Philando Castille was killed in a traffic stop. He was stopped many times in his life for tickets. NPR has more on his driving records.
“An NPR analysis of those records shows that the 32-year-old cafeteria worker who was shot and killed by a police officer during a traffic stop in a St. Paul, Minn., suburb, was stopped by police 46 times and racked up more than $6,000 in fines. Another curious statistic: Of all of the stops, only six of them were things a police officer would notice from outside a car — things like speeding or having a broken muffler.
The records show that Castile spent most of his driving life fighting tickets. Three months after that first stop, for example, his license was suspended and he went into his first spiral: Police stopped him on Jan. 8, 2003. They stopped him on Feb. 3 and on Feb. 12 and Feb. 26 and on March 4.
‘What Mr. Castile symbolizes for a lot of us working in public defense is that driving offenses are typically just crimes of poverty,’ says Erik Sandvick, a public defender in Ramsey County, which includes St. Paul and its suburbs.
When he heard about Castile in the news, his name sounded so familiar that Sandvick looked up the records and saw his own name listed as Castile’s public defender in a 2006 case. He vaguely remembers Castile, but his story is like that of many other clients he’s had. They get tickets they can’t pay, and then they are ticketed over and over for driving with a suspended license or not having insurance.
The proliferation of court fees has prompted some states, like New Jersey, to use amnesty programs to encourage the thousands of people who owe fines to surrender in exchange for fee reductions. At the Fugitive Safe Surrender program, makeshift courtrooms allow judges to individually handle each case.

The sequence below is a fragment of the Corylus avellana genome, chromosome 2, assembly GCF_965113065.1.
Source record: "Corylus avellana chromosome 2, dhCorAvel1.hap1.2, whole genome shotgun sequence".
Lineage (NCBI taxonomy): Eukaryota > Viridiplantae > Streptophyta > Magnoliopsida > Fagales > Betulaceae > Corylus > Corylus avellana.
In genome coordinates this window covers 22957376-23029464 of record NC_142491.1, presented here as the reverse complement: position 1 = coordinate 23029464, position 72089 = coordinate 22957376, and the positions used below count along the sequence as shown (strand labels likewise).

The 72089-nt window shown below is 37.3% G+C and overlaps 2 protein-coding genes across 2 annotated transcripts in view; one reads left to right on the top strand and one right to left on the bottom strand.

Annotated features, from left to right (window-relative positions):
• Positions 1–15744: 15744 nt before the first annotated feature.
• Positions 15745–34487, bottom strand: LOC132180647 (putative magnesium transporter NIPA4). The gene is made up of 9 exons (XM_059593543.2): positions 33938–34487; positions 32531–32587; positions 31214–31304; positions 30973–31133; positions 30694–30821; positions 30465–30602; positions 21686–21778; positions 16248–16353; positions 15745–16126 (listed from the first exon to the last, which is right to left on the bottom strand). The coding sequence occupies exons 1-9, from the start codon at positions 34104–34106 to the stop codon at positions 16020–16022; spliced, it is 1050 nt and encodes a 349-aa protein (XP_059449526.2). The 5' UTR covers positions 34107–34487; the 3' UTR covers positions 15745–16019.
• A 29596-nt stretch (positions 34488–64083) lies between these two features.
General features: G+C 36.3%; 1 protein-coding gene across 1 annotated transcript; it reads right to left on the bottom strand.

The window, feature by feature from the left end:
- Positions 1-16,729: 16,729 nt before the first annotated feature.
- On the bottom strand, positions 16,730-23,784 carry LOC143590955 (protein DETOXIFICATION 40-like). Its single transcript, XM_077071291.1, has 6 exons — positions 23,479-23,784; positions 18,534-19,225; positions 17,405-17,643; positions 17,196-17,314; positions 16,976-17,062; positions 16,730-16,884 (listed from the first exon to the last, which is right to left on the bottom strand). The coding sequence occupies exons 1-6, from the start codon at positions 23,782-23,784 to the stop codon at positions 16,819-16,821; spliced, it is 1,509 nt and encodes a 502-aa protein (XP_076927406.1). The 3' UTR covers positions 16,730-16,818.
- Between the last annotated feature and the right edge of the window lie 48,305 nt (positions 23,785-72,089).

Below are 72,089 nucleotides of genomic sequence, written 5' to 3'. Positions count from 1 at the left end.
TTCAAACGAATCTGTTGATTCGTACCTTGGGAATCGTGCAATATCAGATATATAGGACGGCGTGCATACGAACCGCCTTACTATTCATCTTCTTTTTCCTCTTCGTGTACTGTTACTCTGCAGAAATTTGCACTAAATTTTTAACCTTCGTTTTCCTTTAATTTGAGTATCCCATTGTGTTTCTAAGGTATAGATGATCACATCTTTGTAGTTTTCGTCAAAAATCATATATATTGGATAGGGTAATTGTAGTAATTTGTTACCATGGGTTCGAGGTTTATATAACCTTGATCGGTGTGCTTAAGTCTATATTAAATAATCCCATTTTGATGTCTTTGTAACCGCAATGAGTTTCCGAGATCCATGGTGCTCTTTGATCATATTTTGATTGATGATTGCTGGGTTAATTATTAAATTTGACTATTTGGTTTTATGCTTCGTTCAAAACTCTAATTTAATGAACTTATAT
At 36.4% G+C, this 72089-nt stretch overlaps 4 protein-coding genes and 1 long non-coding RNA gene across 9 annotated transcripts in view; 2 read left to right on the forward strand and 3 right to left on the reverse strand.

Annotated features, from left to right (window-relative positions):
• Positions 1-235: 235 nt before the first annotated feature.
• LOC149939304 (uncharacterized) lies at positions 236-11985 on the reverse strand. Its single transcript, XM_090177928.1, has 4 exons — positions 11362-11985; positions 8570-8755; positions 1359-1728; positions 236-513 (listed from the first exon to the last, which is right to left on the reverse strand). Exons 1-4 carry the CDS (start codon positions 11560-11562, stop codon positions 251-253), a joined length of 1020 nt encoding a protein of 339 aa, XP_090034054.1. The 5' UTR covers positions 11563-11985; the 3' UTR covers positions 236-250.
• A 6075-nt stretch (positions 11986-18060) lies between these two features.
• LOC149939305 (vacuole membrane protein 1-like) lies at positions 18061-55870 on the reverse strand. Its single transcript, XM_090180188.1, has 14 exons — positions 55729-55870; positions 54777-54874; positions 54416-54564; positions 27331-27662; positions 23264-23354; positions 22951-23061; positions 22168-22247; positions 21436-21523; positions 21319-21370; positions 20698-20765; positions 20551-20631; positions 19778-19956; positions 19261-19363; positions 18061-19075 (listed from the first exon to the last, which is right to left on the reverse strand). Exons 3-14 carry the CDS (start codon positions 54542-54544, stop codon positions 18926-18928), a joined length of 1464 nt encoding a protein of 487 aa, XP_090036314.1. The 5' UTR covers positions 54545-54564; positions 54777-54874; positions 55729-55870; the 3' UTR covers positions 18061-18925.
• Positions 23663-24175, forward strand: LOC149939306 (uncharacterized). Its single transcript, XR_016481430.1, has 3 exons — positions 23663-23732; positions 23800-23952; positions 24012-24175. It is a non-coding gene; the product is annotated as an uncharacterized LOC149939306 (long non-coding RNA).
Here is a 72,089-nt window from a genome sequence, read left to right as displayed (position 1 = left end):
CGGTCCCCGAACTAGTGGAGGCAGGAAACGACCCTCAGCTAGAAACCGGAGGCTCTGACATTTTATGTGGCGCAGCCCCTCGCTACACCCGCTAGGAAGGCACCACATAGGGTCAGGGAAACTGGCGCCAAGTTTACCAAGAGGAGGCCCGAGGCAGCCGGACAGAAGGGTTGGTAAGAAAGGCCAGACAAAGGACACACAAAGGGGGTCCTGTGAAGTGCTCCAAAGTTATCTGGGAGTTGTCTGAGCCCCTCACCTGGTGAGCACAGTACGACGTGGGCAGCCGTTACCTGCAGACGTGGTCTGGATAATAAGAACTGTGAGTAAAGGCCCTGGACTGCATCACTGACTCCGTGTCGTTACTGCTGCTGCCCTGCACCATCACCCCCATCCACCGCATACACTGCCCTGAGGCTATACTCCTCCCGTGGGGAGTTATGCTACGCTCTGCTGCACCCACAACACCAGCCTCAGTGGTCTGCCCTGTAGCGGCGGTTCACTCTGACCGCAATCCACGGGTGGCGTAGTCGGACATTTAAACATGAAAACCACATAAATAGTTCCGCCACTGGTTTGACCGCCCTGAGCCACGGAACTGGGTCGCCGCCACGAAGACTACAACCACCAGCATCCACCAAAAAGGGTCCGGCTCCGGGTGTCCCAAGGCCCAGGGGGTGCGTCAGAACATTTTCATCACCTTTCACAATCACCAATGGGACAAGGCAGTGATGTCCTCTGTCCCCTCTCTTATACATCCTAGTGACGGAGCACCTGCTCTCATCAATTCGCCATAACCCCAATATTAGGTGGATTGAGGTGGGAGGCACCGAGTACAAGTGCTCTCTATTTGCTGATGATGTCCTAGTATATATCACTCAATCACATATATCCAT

Nicole Gonzalez Van Cleve, a professor in the Department of Criminal Justice at Temple University and the author of Crook County, which documents the problems in the criminal justice system of Chicago, said Castile was the “classic case” of what criminologists have called “net widening,” or the move by local authorities to criminalize more and more aspects of regular life.
‘It is in particular a way that people of color and the poor are victimized on a daily basis,’ Gonzalez Van Cleve said.
Many times, both Gonzalez Van Cleve and Sandvick agree, the system leaves citizens with no good choices — having to pick, for instance, whether to pay a fine or pay for car insurance.
In some ways, Schnell added, this is a cycle for everyone involved: Unable to dig themselves out, drivers may lose their licenses and police may run their plates.
‘The registered owner pops up as driving after suspension or revocation, and that can often trigger the stop,’ Schnell said.
Castile’s driving problems often appeared to be triggered by something small — a problem with his license plate or blocking an intersection. When he couldn’t keep up with the fines, his license would get suspended, and he’d keep driving.
One six-year period in particular — from 2006 to 2012 — stands out. Castile was stopped 29 times during that period. Sometimes he was fined $270, sometimes $150, but it kept adding up. He soon amassed more than $5,000 in fines.”
I’ve been calling this the “Driving While License Suspended Treadmill to Nowhere” for years. I was the conveyor belt on that treadmill for a long time. It’s real.
This is not serving our communities. It’s only lining the pockets of the government. It’s broken. You have to be willing to acknowledge that something is broken in order to start to fix it.